According to the 2010 United States Census, Diamond Bar had a median household income of $90,181, with 5.2% of the population living below the federal poverty line. 
As of the census of 2000, there were 56,287 people, 17,651 households, and 14,809 families residing in the city. The population density was 3,813.2 inhabitants per square mile (1,472.4/km²). There were 17,959 housing units at an average density of 1,216.7 per square mile (469.8/km²). The racial makeup of the city was 50.4% Asian, 33.3% White, 3.9% Black or African American, 0.33% Native American, 0.12% Pacific Islander, 7.7% from other races, and 4.21% from two or more races. 18.46% of the population were Hispanic or Latino of any race.
There were 17,651 households out of which 44.4% had children under the age of 18 living with them, 68.3% were married couples living together, 11.1% had a female householder with no husband present, and 16.1% were non-families. 12.5% of all households were made up of individuals and 2.7% had someone living alone who was 65 years of age or older. The average household size was 3.18 and the average family size was 3.47.
In the city, the population was spread out with 27.0% under the age of 18, 8.8% from 18 to 24, 29.6% from 25 to 44, 27.2% from 45 to 64, and 7.5% who were 65 years of age or older. The median age was 36 years. For every 100 females there were 96.0 males. For every 100 females age 18 and over, there were 92.0 males.
According to the 2007 estimate, the median income for a household in the city was $87,224, and the median income for a family was $93,185. Males had a median income of $51,059 versus $37,002 for females. The per capita income for the city was $33,540. About 5.0% of families and 6.0% of the population were below the poverty line, including 5.1% of those under age 18 and 6.1% of those age 65 or over.
Diamond Bar City Council is currently headed by Mayor Carol Herrera and Mayor Pro Tem Steve Tye. The remaining three council members are Ling Ling Chang, Nancy A. Lyons, and Jack Tanaka.
It also pertains to the Fourth District of the Los Angeles County Board of Supervisors.
Diamond Bar has 9 elementary schools, 3 middle schools, 2 high schools, and 1 continuation high school in the Walnut Valley Unified School District. Diamond Bar also has four elementary schools and one middle school in the northern part of the Pomona Unified School District. The city is divided into two school districts. Those south of the power lines running through the city are part of the Walnut Valley Unified School District and in the northern portion are part of the Pomona Unified School District.
Schools in the Walnut Valley Unified School District:
- Collegewood Elementary School (Walnut)
- Castle Rock Elementary School (Diamond Bar)
- Cyrus J. Morris Elementary School (Diamond Bar)
- Evergreen Elementary School (Diamond Bar)
- Maple Hill Elementary School (Diamond Bar-Near Chaparral Middle School)
- Quail Summit Elementary School (Diamond Bar-Few miles down from Chaparral Middle School)
- Vejar Elementary School (Walnut)
- Walnut Elementary School (Diamond Bar)
- Westhoff Elementary School (Walnut)
- Suzanne Middle School (Walnut)
- Chaparral Middle School (Diamond Bar)
- South Pointe Middle School (Diamond Bar)
- Walnut High School (Walnut-Right across Suzanne Middle School)
- Diamond Bar High School (Diamond Bar-A few blocks down from South Pointe Middle School)
- Ron Hockwalt Academies-Continuation High School- (Walnut)
Schools in the Pomona Unified School District:
- Armstrong Elementary School (Pomona Unified)|Armstrong Elementary School]] (Diamond Bar)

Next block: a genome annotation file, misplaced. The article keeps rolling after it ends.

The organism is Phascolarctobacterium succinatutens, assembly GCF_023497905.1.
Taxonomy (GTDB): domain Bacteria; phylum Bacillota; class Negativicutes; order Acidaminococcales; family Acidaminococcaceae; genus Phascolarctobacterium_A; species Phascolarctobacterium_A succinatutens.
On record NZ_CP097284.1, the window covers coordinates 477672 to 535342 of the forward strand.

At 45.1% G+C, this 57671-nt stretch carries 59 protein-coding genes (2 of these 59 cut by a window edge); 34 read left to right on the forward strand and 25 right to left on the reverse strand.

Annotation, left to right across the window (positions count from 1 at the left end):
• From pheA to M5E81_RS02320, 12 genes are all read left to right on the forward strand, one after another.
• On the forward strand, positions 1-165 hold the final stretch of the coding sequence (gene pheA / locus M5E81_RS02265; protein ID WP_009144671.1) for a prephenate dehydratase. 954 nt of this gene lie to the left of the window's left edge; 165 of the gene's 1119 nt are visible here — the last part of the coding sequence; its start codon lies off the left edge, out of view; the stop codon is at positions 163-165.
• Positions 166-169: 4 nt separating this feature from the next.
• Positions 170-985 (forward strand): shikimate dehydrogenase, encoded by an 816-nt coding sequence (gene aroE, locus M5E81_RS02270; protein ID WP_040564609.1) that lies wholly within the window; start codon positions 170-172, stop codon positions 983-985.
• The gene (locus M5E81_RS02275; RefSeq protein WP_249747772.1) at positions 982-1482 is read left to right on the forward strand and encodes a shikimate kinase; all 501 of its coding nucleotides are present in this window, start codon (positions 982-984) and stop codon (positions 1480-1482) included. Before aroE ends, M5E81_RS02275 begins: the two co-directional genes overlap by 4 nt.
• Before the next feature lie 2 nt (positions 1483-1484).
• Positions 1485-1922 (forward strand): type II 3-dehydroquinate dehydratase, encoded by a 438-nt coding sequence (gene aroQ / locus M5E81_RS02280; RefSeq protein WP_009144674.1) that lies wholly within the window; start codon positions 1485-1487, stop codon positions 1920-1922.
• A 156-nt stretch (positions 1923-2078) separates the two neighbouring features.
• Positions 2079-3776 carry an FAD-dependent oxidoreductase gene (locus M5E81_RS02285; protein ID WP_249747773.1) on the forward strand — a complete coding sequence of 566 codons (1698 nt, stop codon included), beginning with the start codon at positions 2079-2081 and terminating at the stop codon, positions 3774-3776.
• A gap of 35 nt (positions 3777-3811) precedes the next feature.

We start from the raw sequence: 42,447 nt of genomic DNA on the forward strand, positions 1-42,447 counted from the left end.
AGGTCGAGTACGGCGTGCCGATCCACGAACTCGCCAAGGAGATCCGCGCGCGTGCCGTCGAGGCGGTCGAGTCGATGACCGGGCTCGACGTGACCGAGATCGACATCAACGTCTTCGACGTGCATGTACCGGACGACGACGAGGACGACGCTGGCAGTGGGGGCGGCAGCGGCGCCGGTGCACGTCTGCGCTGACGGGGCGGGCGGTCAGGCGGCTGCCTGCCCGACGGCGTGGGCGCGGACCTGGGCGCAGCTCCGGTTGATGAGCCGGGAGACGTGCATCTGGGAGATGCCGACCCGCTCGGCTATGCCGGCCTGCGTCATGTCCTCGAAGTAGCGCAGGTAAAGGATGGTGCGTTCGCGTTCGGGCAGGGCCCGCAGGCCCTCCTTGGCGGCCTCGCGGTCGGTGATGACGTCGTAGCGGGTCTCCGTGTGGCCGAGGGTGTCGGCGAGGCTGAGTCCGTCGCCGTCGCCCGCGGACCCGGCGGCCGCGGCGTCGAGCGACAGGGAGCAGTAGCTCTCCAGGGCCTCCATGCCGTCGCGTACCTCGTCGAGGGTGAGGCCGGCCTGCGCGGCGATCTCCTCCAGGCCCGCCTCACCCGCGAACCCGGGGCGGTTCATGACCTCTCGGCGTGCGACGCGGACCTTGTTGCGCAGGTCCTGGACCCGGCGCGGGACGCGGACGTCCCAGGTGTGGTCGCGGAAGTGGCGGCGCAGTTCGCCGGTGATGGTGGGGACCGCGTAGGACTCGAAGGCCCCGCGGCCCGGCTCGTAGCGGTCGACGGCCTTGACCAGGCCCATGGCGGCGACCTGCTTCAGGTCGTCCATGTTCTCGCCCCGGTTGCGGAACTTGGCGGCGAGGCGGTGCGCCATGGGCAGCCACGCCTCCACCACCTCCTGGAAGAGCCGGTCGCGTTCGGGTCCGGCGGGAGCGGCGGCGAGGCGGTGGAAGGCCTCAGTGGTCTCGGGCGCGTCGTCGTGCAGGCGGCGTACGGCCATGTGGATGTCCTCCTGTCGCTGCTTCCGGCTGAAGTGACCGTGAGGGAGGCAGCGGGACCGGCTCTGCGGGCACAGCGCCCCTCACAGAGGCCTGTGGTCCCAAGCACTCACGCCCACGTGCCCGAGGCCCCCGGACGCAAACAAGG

- Diamond Point Elementary School (Diamond Bar)
- Golden Springs Elementary School (Diamond Bar)
- Pantera Elementary School (Diamond Bar)
- Lorbeer Middle School (Diamond Bar)
- California InterContinental University (Diamond Bar)
According to the City's 2012 Comprehensive Annual Financial Report, the top employers in the city are:
|#||Employer||# of Employees|
|1||South Coast Air Quality Management District||786|
|2||Walnut Valley Unified School District||520|
|5||Magan Medical Inc||300|
|6||Pomona Unified School District||210|
|7||Carrescia James-First Team Sns||200|
|8||Diamond Bar High School||200|
|9||First Team Real Estate||150|
|10||Baybrook Services Inc||120|
|This section needs additional citations for verification. (December 2012)|
- Bert Blyleven, Major League Baseball; retired pitcher, Minnesota Twins, Texas Rangers, Pittsburgh Pirates, Cleveland Indians, California Angels, Hall of Famer
- Gary Brown, Major League Baseball outfielder for San Francisco Giants
- Rod Carew, retired Major League Baseball player, Hall of Famer - California Angels, Minnesota Twins
- Jim Edmonds, retired Major League Baseball player, most notably with the Anaheim Angels and St Louis Cardinals
- Bob Huff - California state senator
- Tiffany Hwang, Korean-American singer; member of girl group Girls Generation
- Jay Kim, first Korean-American Congressman
- Larissa Lam, Christian singer-songwriter and music composer; TV host on JCTV
- Natalie Mejia, former member of pop group Girlicious
- Gary Miller, former mayor and current Congressman
- Paula Miranda, model and actress
- Alex Morgan, forward, United States women's national soccer team
- Teddy Park, South Korean rapper and producer; member of hip hop group 1TYM
- Taebin, South Korean rapper and singer; member of hip hop group 1TYM
- Devyn Puett, actress and singer
- Tommy Puett, actor
- Snoop Dogg, rapper
- Keith Van Horn, retired NBA player; played with the Philadelphia 76ers, New Jersey Nets, Milwaukee Bucks, and Dallas Mavericks
- Ryan Wendell, offensive lineman for the New England Patriots
- Jason Wright, running back for the Arizona Cardinals
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|Wikimedia Commons has media related to Diamond Bar, California.|
- Official site
- Regional Chamber of Commerce - San Gabriel Valley
- LA County Disaster Communications Service ( DCS ) Walnut Sheriff Station
- The Country Estates, Diamond Bar